Crataegus alabamensis


Bot. Gaz. 30: 342. 1900.

Synonyms: Crataegus adunca Beadle
Treatment appears in FNA Volume 9. Treatment on page 626. Mentioned on page 621, 627, 628.

Shrubs or trees, 50–60 dm, branches ± weeping. Stems: twigs: new growth densely tomentose, 1-year old dark gray, older gray, ± stout; thorns on twigs usually sparse or absent, ± recurved, 1-year old dark blackish gray, slender, 2–3 cm. Leaves: petiole slender, length 20–30% blade, pubescent, glandular; blade broadly oblong to cuneate, 2–3 cm (at anthesis, larger mature), ± thick, firm, base evenly tapered, lobes 0, margins crenate-serrate, veins 3–5 per side, adaxially shiny mature, apex ± flattened to slightly cuspidate, abaxial surface pubescent only on veins, adaxial glabrate young. Inflorescences 3–6-flowered; branches tomentose; bracteoles linear, margins sessile-glandular, adaxially short-pubescent. Flowers 20–25 mm diam.; hypanthium tomentose; sepals narrowly triangular, margins glandular-serrate, abaxially appressed-white-pubescent in center of laminae, edges glabrate; anthers yellow; styles 3–5. Pomes red often very glaucous on drying, suborbicular to pyriform, 10–15 mm diam., glabrate; sepals spreading; pyrenes 3–5.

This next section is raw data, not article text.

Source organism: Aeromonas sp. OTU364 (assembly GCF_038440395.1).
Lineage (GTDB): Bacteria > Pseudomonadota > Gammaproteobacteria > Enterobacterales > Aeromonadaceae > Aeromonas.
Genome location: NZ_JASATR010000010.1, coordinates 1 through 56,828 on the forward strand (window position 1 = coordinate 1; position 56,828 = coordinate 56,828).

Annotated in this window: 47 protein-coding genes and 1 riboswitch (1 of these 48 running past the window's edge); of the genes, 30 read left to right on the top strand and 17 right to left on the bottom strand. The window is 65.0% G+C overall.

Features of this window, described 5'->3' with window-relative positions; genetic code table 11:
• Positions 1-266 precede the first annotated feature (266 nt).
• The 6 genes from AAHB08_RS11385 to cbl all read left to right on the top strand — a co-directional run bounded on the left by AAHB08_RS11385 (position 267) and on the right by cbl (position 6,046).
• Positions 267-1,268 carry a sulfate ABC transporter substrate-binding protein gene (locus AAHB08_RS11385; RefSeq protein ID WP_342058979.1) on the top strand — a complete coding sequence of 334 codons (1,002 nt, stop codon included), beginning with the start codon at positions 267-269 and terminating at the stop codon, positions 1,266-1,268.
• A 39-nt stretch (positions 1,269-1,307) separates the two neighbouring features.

Phenology: Flowering Mar–Apr; fruiting Jul–Aug.
Habitat: Open woods
Elevation: 0–200 m


Usually scarce, Crataegus alabamensis occurs in south-central Alabama and northern Florida near Tallahassee. The type location is recorded as being on clay soil near Montgomery, Alabama, a somewhat unusual habitat for this series.

Crataegus alabamensis, with its crenate-serrate leaves, resembles the larger forms of C. condigna (subser. Tenues); it is a more robust plant with much larger flowers and fruits. The type form has leaves particularly wide relative to length. The rare C. adunca has, unusually for this series, violet anthers.

Selected References


Lower Taxa